Le Cid is a powerful work, but it lacks what the clumsiest sixteenth-century tragedy had: a concentration on a single tragic meaning. We have instead, a play which (for the firsttime in French drama) successfully attains seriousness by means of a clearly articulated plot arousing suspense and surprise and resting on the psychological confl icts of characters portrayed as human beings. . . . It looks forward to the see-sawing emotional effects of much of later drama, through the pièce bien faite to Ibsen and beyond. That is, Le Cid points forward (in this, and in its use of realistic and non-tragic elements) to a more naturalistic type of drama. It marks the beginning of something new: but this new element has little to do with the methods of the Greek and Latin dramatists, and still less to do with tragedy. Le Cid marks the beginning of a form of naturalistic pièce bien faite whose ghost still haunts our stages. It marks a break from the efforts in France to continue the classical tradition of tragedy.
—Gordon Pocock, Corneille and Racine: The Problems of Tragic Form
Pierre Corneille’s Le Cid has been described by critic Burns Mantle as “the first smash hit in the history of French drama.” It would establish the playwright as 17th-century France’s preeminent dramatist, le grand Corneille, who, along with Molière and Jean Racine, became one of the undisputed masters of French neoclassical drama. Voltaire, in his preface to Le Cid , argued that in contrast to the undisciplined extravagance of the Spanish and English playwrights, Corneille was the first writer to produce tragedies that were “sufficiently regular to move the audience to tears.” The beauty and excellence of the verses and the sentiment of Le Cid prompted the coinage of the proverbial expression “Cela est beau comme Le Cid ” (“That is lovely, like Le Cid ”), while the controversy surrounding the play produced the 17th-century’s greatest literary debate—the Querelle du Cid (Quarrel of Le Cid )—that helped establish the theory and practices of neoclassical drama, which would dominate the stage for the next two centuries. Le Cid became the exception that proved the rule. Its supposed violations of admired values of verisimilitude and decorum led to the assertion and ascendancy of neoclassical dramatic ideals as well as France’s greatest period of dramatic achievement.
Born in Rouen in 1606, Corneille was educated to pursue a legal career. As a student in a Jesuit school from 1615 to 1622 he excelled in Latin translation and versification and acquired his first exposure to classical drama. After receiving his law degree in 1624, Corneille served in important administrative positions in Rouen, then the second largest city in France. Rouen attracted visiting theatrical troupes from Paris, and it is conventionally believed that Corneille met the actor Montdory on a visit and presented him with his first play, the comedy Mélite, ou Les Fausses Lettres (Mélite, or the Forged Letters), which was performed by Montdory’s company in Paris in 1629. Corneille described his play as “the portrayal of social intercourse among people of good breeding.” This early form of the French comedy of manners, with its lifelike situations and refined language, later prompted the playwright to assert:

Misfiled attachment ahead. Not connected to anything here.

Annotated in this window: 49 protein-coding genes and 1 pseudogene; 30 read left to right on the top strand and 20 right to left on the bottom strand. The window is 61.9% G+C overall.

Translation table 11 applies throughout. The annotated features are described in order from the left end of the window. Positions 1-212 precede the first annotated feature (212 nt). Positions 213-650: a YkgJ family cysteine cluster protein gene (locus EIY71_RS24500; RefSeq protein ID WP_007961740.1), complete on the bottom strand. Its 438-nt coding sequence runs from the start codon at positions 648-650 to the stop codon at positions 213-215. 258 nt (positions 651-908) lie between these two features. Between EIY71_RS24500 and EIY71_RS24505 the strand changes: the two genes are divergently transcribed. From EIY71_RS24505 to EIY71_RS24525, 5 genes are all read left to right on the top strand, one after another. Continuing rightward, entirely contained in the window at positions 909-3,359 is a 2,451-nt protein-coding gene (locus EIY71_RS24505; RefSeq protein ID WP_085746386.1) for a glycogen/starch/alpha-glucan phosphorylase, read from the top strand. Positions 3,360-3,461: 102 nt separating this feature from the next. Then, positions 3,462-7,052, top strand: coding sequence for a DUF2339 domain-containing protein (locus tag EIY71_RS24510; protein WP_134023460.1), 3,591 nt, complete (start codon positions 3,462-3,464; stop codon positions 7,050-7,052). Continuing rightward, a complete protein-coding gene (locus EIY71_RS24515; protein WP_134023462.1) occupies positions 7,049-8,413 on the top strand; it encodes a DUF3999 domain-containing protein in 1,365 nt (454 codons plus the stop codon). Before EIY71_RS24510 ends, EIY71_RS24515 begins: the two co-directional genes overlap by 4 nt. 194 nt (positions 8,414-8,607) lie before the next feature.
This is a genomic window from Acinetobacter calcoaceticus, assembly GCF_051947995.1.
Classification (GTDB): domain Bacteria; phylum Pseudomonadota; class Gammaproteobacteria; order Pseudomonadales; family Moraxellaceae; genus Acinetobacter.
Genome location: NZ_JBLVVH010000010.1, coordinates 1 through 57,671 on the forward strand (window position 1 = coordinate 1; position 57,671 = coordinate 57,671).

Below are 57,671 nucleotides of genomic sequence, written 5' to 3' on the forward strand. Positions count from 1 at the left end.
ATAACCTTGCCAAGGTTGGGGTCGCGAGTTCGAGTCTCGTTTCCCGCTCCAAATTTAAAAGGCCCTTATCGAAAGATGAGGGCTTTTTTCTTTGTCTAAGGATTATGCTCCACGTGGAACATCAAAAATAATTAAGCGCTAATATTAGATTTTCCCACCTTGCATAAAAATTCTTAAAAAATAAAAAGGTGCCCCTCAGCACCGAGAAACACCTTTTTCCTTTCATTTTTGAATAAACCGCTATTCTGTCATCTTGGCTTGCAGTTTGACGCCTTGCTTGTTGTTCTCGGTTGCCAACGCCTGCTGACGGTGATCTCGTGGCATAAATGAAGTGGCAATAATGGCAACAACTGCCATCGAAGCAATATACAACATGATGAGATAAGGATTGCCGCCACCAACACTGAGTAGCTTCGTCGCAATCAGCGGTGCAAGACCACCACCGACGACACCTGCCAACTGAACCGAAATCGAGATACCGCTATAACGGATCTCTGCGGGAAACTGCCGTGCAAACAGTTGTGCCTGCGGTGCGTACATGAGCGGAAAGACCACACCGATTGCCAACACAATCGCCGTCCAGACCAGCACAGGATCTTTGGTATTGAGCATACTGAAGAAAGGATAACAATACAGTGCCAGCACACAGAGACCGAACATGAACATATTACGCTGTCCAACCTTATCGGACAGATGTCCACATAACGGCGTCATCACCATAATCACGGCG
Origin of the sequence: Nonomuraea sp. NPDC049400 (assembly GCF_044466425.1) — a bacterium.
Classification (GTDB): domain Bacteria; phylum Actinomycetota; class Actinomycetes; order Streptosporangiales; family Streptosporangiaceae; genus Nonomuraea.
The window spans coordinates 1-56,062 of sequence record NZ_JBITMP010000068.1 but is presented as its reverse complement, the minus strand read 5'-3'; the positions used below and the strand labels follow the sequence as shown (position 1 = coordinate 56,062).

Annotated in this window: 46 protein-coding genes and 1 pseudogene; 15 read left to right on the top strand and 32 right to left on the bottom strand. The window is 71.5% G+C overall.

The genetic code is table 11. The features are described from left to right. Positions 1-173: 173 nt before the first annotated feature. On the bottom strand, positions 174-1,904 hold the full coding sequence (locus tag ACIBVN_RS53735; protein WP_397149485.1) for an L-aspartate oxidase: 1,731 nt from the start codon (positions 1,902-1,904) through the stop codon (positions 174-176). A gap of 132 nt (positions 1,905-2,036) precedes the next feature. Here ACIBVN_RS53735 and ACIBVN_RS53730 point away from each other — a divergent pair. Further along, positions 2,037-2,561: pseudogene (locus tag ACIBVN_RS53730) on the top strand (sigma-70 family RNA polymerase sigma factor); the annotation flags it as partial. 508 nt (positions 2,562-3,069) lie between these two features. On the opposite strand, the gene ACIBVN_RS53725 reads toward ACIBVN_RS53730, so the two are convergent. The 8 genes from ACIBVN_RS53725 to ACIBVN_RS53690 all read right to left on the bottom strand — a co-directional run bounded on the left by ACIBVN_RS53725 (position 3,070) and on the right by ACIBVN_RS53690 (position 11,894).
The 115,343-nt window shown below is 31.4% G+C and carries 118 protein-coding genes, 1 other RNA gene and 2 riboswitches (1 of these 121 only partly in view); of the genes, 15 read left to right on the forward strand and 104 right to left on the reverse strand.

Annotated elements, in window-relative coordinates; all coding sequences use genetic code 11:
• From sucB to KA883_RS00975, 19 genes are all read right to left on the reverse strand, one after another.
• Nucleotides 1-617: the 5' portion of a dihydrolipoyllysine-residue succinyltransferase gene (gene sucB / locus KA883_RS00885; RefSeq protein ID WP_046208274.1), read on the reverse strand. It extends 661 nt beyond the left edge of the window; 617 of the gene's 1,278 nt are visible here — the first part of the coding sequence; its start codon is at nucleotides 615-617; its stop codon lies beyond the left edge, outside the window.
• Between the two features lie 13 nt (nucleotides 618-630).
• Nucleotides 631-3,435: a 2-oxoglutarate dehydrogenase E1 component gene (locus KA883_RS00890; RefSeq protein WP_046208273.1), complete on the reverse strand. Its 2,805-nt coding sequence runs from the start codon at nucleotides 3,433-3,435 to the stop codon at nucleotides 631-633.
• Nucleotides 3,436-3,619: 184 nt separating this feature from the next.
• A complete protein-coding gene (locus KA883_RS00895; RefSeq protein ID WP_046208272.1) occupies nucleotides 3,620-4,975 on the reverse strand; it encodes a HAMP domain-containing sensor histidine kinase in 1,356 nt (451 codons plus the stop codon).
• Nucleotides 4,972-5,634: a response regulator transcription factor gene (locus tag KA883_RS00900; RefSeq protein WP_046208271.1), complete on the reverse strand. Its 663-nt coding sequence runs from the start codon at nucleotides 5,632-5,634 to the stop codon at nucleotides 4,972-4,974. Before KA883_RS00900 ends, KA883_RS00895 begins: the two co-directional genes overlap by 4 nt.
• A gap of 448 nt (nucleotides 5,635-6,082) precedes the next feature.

The novelty of this kind of comedy, unprecedented in any language, and the natural style which produced a portrait of the manners and speech of gentlefolk, were no doubt the reason for the success and reputation of the play. It was unknown for a comedy to provoke laughter without ridiculous characters such as clownish servants, parasites, braggart captains, pedant doctors, and so forth. This one achieved its effect by the vivacious mood of characters of a higher social rank than those one sees in Plautus and Terence, who are merely shopkeepers.
Corneille began his dramatic career attempting to elevate comedy with an unprecedented imitation of actual life, while extending comedy’s range to include the higher-ranking characters usually reserved for tragedy. These refinements of genre and presentation would have a significant impact on the evolving neoclassical dramatic standards in both comedy and tragedy. Clitandre (1631), a tragicomedy; four more comedies; and his first tragedy, Médée (1635) followed. During this period Corneille attracted the attention of the powerful Cardinal Richelieu, who enlisted him as a member of the Society of Five Authors, who composed plays under Richelieu’s direction and with whom he contributed the third act of their joint effort, La comédie des Tuileries (The Comedy of a Tuileries), in 1635. Corneille would break from the group and Richelieu, which became a factor in the criticism that surrounded Le Cid , as two of the society’s members—Jean Mairet and Georges de Scudéry—were particularly outspoken against their rival. Another factor was Corneille’s resistance to courting the favor of the influential by remaining throughout his career in Rouen. Corneille, the foremost celebrator of the heroic in drama, preferred his bourgeois life in the provinces. Unlike most of his contemporaries in the theater, Corneille neither worked for nor was involved with the running of a theater or acting company. Following the Querelle du Cid, which lasted until 1740, Corneille responded to charges that he had violated neoclassical standards with his most admired tragedies—Horace (1640), Cinna (1641), and Polyeucte (1642)—models of the accepted subject, tone, and structure of neoclassical tragedy. In the 1650s Corneille wrote commentaries on his plays and produced the 17th century’s most important dramatic treatises, Discarse du poème dramatique, De la tragédie, and Des trois unités (Discourse on poetic drama, On Tragedy, On the Three Unities), in part as further replies to the criticism of Le Cid . None of Corneille’s later plays, with the exception of Oedipe in 1659, earned the same degree of critical acclaim or popular success as his earlier work, and the title as the age’s premier tragedian passed to the younger Racine, who had begun his career in imitation of the older playwright. Corneille retired from the theater in 1674 and died in relative obscurity 10 years later.